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Parenting Imperfect

March 31, 2012

Oh, how the worries change as the children grow

Most days, we are all just trying to do our best under really challenging circumstances.

Of course, by "challenging circumstances," I mean "life."

When my kids were babies, I worried about things that seem so insignificant now. I worried that failing to have a natural birth, the sort where you labor and deliver at home in a tub, would lead to not truly bonding with my baby. I worried that bottle feeding would lead to a baby with an IQ equivalent to that of a turnip. I worried that day care would turn my beloved sweet child into a bad-tempered hooligan.

Yet my highly drugged birth didn't interfere with bonding. If the formula interfered with brain development, then we are blessed indeed because my bottle babies are smarter than I am and the IQ points the formula shaved off were worth losing. And quality day care was a blessing, one that helped my children blossom. All of the bits of parenting that I agonized over worked out in the end. Your mileage may vary, naturally.

When the kids were babies, I thought that all of the critical decisions would be made by the time they were 2. Then when they were 2, I thought we'd know what was right by the time they started kindergarten. Now I'm convinced that we'll have it all sorted by junior high _ even though I know I'm probably wrong.

In so many ways, school-age kids are easier to deal with. They know where the potty is and how to use it. They can dress and feed themselves. They can hang up their own damp towels and toss their dirty socks in the hamper.

Whether or not they choose to do this on any given day is open for debate _ but failure to act like school-age kids doesn't mean that they are incapable of doing so.

The problem is that when they are school age, then all of your worries revolve around school.

It's been easier with the Diva. I'm honestly not certain if that's because she is a girl or the first-born or less hyperactive. But while she has had her struggles (and will probably continue to do so), she's never caused much hand-wringing.

But the Boy. Oh, the Boy. School has been so very hard for him.

Here is where I have to tread carefully, knowing this is a small community and he could be harmed by his mother's tendency to publicly overshare. Until he is old enough to write his own column refuting mine, which he is welcome to do, I will do my best to do as little damage to his reputation as possible.

We spent the last few months of his kindergarten year convinced that we had done exactly the wrong thing by sending him when he turned 5. Academically, he was in good shape. Socially, however, was another kettle of crayons.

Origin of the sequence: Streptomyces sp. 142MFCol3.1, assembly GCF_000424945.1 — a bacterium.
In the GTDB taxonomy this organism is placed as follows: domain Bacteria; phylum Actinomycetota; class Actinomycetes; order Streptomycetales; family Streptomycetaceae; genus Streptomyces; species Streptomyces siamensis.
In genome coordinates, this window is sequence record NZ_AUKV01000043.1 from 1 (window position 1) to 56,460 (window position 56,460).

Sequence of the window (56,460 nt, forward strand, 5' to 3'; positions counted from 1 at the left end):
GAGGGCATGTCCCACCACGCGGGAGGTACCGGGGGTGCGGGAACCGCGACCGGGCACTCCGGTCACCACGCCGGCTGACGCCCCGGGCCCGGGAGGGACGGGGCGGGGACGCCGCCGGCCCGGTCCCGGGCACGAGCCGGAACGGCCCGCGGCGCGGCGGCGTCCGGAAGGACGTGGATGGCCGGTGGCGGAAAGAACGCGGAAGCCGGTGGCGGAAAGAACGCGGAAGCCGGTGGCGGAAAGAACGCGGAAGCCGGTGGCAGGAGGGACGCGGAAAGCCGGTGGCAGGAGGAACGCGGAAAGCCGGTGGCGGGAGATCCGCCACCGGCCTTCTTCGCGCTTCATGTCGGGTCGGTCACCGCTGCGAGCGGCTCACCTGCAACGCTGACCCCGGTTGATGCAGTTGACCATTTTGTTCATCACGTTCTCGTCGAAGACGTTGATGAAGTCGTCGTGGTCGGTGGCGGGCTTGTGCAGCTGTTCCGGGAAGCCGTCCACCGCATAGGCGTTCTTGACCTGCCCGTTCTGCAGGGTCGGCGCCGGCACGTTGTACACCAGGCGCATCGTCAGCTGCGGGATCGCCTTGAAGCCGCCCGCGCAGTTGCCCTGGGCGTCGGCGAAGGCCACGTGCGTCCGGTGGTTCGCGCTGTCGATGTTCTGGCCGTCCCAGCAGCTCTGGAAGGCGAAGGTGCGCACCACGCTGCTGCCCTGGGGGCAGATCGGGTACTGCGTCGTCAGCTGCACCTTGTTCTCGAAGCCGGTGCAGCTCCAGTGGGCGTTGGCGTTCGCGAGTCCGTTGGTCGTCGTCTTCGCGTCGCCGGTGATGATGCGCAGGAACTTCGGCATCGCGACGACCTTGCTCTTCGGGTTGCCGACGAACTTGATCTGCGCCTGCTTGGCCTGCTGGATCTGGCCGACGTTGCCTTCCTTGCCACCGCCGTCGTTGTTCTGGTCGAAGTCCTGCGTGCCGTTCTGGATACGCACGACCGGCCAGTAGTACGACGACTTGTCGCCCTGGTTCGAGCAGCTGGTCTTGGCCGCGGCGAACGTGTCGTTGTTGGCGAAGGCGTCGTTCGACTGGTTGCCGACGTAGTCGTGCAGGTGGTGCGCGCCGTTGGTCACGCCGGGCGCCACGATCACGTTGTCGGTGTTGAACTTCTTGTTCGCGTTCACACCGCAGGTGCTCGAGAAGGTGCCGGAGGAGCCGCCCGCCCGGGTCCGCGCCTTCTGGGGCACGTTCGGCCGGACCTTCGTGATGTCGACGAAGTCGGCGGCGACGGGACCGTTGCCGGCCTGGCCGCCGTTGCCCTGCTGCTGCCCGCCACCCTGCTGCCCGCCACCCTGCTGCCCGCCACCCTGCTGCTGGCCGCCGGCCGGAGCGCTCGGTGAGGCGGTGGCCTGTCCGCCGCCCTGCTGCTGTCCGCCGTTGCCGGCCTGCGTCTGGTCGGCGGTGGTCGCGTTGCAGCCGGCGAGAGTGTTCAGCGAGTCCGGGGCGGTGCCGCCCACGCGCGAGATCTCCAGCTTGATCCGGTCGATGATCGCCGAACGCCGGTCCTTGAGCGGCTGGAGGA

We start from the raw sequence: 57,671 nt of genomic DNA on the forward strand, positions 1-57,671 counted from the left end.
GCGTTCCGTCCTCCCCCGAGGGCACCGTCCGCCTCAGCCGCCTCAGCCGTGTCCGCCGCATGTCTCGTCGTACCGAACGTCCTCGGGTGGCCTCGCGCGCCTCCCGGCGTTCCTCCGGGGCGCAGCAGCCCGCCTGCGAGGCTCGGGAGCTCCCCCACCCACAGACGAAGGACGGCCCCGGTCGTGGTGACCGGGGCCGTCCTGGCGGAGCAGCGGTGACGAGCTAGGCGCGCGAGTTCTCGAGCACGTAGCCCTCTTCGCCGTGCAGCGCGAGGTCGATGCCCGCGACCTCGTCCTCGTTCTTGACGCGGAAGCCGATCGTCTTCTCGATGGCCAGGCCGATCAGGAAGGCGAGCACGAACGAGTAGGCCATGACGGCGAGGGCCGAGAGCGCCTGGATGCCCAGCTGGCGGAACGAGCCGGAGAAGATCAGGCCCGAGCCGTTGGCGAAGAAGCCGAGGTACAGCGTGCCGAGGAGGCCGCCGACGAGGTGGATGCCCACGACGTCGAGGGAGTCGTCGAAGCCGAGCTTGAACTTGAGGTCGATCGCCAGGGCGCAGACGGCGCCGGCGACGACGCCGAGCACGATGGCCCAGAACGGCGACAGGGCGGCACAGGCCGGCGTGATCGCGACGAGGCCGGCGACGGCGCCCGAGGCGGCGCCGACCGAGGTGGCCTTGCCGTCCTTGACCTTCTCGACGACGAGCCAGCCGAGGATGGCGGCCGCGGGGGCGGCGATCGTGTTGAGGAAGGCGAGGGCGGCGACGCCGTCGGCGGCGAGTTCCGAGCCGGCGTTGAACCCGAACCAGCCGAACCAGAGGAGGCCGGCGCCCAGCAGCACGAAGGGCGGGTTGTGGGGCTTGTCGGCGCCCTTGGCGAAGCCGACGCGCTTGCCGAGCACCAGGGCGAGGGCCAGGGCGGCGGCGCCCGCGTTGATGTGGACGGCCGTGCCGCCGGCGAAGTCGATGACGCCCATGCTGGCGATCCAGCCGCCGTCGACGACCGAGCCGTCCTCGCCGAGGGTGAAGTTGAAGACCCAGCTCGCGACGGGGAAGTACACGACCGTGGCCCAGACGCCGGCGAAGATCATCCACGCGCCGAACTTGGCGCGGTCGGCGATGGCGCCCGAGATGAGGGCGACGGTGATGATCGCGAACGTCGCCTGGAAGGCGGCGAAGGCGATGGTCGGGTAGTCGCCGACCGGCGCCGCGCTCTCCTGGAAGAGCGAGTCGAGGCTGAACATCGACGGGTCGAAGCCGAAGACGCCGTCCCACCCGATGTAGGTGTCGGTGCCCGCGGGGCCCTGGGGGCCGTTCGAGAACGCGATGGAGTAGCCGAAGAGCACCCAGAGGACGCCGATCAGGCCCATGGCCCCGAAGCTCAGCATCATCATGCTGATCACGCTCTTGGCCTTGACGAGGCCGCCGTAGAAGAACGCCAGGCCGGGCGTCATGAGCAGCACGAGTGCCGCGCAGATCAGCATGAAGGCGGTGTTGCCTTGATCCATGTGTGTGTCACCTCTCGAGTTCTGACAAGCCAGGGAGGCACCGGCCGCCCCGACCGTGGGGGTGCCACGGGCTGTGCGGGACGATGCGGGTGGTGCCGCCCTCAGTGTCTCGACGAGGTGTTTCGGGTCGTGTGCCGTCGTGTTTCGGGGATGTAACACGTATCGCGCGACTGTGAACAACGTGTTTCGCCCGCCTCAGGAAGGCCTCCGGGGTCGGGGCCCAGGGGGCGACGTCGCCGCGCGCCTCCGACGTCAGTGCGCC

So many parents of boys wait until they are 6 before they send them, which made me worry that we should have done the same, that we were creating a budding sociopath by starting him in school at the same age my husband and I started.

His difficulties this year in first grade have bordered on epic. Book learning isn't the problem; learning to behave is. A few weeks back, I started to feel guilty about not homeschooling him, because that seems to be what so many women of my generation, education and income status have done when faced with a kid who isn't thriving in a traditional school.

I felt like a failure for not coming up with a plan to do this, one that would cater to my kid's needs rather than my own _ because homeschooling is pretty far down on the list of things that I want to do and would be the ideal candidate for.

Even though I do teach other people's kids for a living, I am really bad at teaching my own how to do much of anything. Homeschooling would end with one of us on the front lawn trying to hitch a ride to Kalamazoo.

So I did the next best thing, which was worry about the many ways I was failing the Boy, including but not limited to my deficiencies as a homeschooler and my inability to see the future when he was 5.

Like so many child-related worries, these were aimed at the wrong target. The Boy, thanks to a smart, resourceful teacher and a supportive elementary school staff, seems to be on a more even keel.

For how long his keel stays level, however, is anyone's guess. We _ from the teachers to the principal to us _ all seem to be working through it together right now.

Given that both kids go to Center Street, my concerns have only grown exponentially during the last few weeks. My hope is that these worries will seem insignificant in a few years. Right now, however, they are all consuming.

Adrienne Martini is a freelance writer, instructor at the State University College at Oneonta, mom to Maddy and Cory, wife to Scott, and author of "Sweater Quest." Her columns can be found at www.thedailystar.com/parentingimperfect.

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